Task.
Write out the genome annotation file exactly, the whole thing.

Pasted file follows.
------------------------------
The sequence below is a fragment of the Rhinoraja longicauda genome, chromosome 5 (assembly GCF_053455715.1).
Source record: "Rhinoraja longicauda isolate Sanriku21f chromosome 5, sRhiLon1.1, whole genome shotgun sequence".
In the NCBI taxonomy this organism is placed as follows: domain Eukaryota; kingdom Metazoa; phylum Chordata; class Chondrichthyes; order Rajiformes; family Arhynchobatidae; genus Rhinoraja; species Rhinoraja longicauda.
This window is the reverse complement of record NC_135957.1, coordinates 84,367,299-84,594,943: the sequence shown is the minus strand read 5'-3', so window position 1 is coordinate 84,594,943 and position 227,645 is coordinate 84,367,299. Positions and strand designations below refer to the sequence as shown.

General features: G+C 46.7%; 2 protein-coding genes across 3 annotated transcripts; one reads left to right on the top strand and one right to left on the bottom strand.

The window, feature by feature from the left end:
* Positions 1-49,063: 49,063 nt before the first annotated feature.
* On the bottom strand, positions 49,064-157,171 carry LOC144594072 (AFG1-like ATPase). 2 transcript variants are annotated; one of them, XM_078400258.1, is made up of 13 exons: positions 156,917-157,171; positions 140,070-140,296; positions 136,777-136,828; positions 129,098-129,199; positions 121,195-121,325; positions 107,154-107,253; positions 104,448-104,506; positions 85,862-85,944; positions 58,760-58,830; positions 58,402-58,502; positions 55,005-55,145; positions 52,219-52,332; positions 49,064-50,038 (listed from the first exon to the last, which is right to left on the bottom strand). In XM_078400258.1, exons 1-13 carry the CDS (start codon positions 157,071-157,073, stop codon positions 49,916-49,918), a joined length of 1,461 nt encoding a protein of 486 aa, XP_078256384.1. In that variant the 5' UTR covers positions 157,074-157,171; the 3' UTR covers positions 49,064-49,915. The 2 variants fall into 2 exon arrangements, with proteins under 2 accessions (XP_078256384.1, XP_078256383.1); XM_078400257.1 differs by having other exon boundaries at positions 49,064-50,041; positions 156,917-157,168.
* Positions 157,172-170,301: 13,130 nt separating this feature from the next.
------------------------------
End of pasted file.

The sequence below is a fragment of the Rhinoraja longicauda genome, chromosome 5 (assembly GCF_053455715.1).
Source record: "Rhinoraja longicauda isolate Sanriku21f chromosome 5, sRhiLon1.1, whole genome shotgun sequence".
In the NCBI taxonomy this organism is placed as follows: domain Eukaryota; kingdom Metazoa; phylum Chordata; class Chondrichthyes; order Rajiformes; family Arhynchobatidae; genus Rhinoraja; species Rhinoraja longicauda.
This window is the reverse complement of record NC_135957.1, coordinates 84,367,299-84,594,943: the sequence shown is the minus strand read 5'-3', so window position 1 is coordinate 84,594,943 and position 227,645 is coordinate 84,367,299. Positions and strand designations below refer to the sequence as shown.

General features: G+C 46.7%; 2 protein-coding genes across 3 annotated transcripts; one reads left to right on the top strand and one right to left on the bottom strand.

The window, feature by feature from the left end:
* Positions 1-49,063: 49,063 nt before the first annotated feature.
* On the bottom strand, positions 49,064-157,171 carry LOC144594072 (AFG1-like ATPase). 2 transcript variants are annotated; one of them, XM_078400258.1, is made up of 13 exons: positions 156,917-157,171; positions 140,070-140,296; positions 136,777-136,828; positions 129,098-129,199; positions 121,195-121,325; positions 107,154-107,253; positions 104,448-104,506; positions 85,862-85,944; positions 58,760-58,830; positions 58,402-58,502; positions 55,005-55,145; positions 52,219-52,332; positions 49,064-50,038 (listed from the first exon to the last, which is right to left on the bottom strand). In XM_078400258.1, exons 1-13 carry the CDS (start codon positions 157,071-157,073, stop codon positions 49,916-49,918), a joined length of 1,461 nt encoding a protein of 486 aa, XP_078256384.1. In that variant the 5' UTR covers positions 157,074-157,171; the 3' UTR covers positions 49,064-49,915. The 2 variants fall into 2 exon arrangements, with proteins under 2 accessions (XP_078256384.1, XP_078256383.1); XM_078400257.1 differs by having other exon boundaries at positions 49,064-50,041; positions 156,917-157,168.
* Positions 157,172-170,301: 13,130 nt separating this feature from the next.